Generally, an overbreadth challenge to the validity of a statute or ordinance has application only if First Amendment rights are implicated. State v. Glusman, *229 98 Nev. 412, 422, 651 P.2d 639, 646 (1982), appeal dismissed, 459 U.S. 1192, 103 S. Ct. 1170, 75 L. Ed. 2d 423 (1983). Here, no such rights are involved. The operation of a massage parlor is a privilege conferred by governmental authority after appropriate qualification and licensure. The ordinance under question impairs none of Techtow's First Amendment freedoms.
If First Amendment freedoms are unimpinged by the statute or ordinance, a challenge for vagueness may succeed only if the enactment is vague in all of its applications. Id. at 98 Nev. 420, 421, 651 P.2d 644, 645. Techtow has not persuaded us that the ordinance is vague either as to him or as applied to others.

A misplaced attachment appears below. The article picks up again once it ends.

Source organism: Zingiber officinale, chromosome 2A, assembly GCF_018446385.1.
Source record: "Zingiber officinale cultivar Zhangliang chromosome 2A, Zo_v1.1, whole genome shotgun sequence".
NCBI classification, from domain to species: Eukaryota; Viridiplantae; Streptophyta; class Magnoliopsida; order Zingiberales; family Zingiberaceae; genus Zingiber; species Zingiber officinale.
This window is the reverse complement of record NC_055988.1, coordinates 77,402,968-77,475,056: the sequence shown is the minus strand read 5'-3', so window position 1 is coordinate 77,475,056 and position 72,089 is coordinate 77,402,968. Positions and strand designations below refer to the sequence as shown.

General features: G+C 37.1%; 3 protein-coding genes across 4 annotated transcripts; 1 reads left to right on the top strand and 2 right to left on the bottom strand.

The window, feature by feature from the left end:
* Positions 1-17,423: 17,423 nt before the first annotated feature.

Techtow also argues that the restriction on advertising is unreasonable. We disagree. It is decidedly within the police power of the City of North Las Vegas to assure that licensed massage parlors advertise only services that are within the purview of the law. Manifestly, the ordinance seeks to permit the operation of legitimate, nonsexual massage services and to exclude operations that overtly or covertly pander to sexual interests. In other words, the ordinance supports those who qualify to practice the healing art of massage, and outlaws those who would use a massage parlor as a front for illicit sexual activities. The ordinance permits advertising that accurately reflects the former and prohibits advertising that would attract customers seeking the latter. See MRM, Inc. v. City of Davenport, 290 N.W.2d 338 (Iowa 1980).